Sunday, October 31, 2010

Books for a Long-Term Foodie - Preserves

Sometime ago, I blogged about simple living versus savvy living, the difference measured in levels of technology. Simple living is very much organic DIY, where as savvy living comfortably calls upon new techniques and technologies.

This is why canning has appealed to me as a hobby and thus a topic for my leisure reading. My low-tech side enjoys the hands-on control over my food and their additives. What I grow, gather or buy, I can...can. But preserving involves the safe processing of food that, should something go awry, could kill me! Thus, the my high-tech side is comfortable with the years of tradition and experimentation, and the many new products on the market. Canning works, and has improved greatly over the years.

The following titles have inspired my food storage attempts, all of which have been successful! So far. If I'm away from the library for longer than a week, I may have made myself ill with bad batch of pickles. Wish me luck!

Bernardin Complete Book of Home Preserving: 400 delicious and creative recipes for today
by Judi Kingry and Lauren Divine.

This title is an obvious must, since most of the canning products readily available in Canada are from Bernardin. The recipes are geared for use with their materials, but do not exclusively require them. This book was written for both novices and experts; I recommend this title as an introduction.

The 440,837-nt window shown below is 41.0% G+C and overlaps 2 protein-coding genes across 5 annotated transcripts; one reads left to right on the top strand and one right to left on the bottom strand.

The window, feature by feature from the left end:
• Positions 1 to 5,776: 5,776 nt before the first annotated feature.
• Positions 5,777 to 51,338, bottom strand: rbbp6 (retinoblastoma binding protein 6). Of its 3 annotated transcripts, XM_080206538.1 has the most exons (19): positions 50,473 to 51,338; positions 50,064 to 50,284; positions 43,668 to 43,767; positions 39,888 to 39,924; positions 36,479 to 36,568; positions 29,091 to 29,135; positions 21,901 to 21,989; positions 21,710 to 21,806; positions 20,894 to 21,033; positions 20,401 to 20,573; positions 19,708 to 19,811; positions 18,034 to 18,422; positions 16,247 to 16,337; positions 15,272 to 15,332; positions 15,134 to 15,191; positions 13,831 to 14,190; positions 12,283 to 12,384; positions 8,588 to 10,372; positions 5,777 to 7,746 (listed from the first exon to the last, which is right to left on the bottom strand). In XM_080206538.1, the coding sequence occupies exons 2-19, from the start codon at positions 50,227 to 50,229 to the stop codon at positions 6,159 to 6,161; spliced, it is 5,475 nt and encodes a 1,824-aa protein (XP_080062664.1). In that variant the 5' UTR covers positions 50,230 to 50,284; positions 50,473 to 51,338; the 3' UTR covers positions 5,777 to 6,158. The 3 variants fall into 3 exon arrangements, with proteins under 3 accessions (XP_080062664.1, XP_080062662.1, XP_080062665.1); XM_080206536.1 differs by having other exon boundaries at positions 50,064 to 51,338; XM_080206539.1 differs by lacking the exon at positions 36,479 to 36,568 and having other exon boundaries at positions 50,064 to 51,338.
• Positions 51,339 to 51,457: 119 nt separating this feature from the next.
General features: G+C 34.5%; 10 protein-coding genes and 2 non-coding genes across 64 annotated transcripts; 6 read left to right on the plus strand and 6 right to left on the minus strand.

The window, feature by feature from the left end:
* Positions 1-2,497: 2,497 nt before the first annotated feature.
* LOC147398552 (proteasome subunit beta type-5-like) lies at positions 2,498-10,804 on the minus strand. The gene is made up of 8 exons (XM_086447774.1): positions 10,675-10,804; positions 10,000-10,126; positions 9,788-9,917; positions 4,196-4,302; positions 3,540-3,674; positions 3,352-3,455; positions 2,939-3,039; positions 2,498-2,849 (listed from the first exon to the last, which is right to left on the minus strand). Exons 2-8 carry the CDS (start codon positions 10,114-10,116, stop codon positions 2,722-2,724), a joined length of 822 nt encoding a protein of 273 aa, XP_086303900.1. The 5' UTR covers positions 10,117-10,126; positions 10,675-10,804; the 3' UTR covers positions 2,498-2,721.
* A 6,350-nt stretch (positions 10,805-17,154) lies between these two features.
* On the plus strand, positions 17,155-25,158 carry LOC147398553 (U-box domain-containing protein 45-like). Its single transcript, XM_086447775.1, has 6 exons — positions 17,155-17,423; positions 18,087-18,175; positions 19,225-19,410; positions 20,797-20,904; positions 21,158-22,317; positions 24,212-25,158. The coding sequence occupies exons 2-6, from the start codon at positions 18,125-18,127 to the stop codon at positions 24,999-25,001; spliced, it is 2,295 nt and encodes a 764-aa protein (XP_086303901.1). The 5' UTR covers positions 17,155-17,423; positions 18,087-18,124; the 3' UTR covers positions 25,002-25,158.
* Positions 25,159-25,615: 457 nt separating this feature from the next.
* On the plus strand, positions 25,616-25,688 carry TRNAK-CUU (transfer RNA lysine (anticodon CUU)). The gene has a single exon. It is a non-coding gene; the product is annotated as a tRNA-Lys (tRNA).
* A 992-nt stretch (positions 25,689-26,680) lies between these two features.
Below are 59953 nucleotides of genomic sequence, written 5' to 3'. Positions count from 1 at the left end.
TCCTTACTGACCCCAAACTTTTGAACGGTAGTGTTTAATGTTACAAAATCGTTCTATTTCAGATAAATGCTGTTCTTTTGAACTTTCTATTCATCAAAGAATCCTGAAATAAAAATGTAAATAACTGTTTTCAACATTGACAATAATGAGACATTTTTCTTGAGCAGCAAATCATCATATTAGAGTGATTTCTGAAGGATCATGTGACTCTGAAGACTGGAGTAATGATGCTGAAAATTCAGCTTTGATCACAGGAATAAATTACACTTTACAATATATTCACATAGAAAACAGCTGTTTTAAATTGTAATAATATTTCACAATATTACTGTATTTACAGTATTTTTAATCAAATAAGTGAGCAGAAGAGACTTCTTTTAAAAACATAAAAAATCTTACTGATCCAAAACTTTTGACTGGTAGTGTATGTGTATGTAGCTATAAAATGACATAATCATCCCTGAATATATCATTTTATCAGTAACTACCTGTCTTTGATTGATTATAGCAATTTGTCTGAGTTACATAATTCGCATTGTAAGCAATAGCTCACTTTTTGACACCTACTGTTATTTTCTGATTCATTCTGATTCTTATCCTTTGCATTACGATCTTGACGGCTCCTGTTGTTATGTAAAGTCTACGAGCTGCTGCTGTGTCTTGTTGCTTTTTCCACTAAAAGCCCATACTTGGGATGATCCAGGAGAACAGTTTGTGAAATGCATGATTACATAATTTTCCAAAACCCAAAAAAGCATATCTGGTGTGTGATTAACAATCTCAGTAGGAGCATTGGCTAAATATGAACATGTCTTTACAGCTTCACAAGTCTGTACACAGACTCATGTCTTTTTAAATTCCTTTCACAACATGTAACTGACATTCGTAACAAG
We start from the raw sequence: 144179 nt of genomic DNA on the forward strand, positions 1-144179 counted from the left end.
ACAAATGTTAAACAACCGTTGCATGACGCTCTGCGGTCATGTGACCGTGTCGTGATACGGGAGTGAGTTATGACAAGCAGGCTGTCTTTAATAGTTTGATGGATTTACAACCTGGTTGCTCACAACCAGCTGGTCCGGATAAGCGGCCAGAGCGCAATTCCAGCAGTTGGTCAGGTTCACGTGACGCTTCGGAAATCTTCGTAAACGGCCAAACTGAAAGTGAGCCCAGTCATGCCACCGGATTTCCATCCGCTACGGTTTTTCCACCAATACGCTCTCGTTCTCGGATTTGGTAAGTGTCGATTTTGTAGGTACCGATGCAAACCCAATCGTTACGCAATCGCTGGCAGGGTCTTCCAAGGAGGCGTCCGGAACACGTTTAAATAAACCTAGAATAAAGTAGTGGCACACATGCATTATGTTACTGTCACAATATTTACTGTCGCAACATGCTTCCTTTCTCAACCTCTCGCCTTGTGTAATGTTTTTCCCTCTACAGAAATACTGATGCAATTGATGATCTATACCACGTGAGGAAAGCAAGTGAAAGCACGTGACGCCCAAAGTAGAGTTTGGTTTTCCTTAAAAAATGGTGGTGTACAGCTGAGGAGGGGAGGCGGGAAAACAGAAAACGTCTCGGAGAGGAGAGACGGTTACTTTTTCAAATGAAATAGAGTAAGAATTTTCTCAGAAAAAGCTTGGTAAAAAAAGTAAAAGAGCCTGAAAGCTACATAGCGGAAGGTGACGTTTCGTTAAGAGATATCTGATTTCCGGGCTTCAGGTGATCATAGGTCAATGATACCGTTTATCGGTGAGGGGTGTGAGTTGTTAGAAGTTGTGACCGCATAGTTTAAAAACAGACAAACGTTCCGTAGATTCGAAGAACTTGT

Jam it, Pickle it, Cure it: and other cooking projects
by Karen Solomon

This is the title that inspired this blog post. Solomon's short book is full of fascinating recipes for home-made...everything. Not specifically about canning, all the food listed can be stored for specific periods. Some of the food is expected from a title like this (a vinaigrette that lasts for 3 days in the fridge), while some are more than expected (home made butter lasts 2 weeks refrigerated), and some seem overwhelming, but aren't (salt cod lasts for 4 months in that same fridge). The design of the book and the simple recipe formats make this book approachable and inspiring.

by Nick Sandler and Johnny Acton

This title runs opposite to Solomon's. Huge colour photos are matched with delicious but intimidating recipes. Anyone for Bresaola, a Swiss salted beef served raw? Not a book for the amateur, I recommend this title for its international flavours and its educational value. This book frequently discusses the history, geography and advanced techniques of food preservation.

The following three titles, I think, are justified selections based entirely on their successful series:

Company's Coming - Preserves
by Jean Paré

Canning & Preserving for Dummies
by Ameila Jeanroy and Karen Ward

Complete Idiot's Guide to Jams, Jellies, and Preserves
by Yvonne Tremblay

1 comment:

  1. Solomon's book is truly fabulous. Her recipe for crackers works really well, especially if you use a pasta roller to flatten out the dough.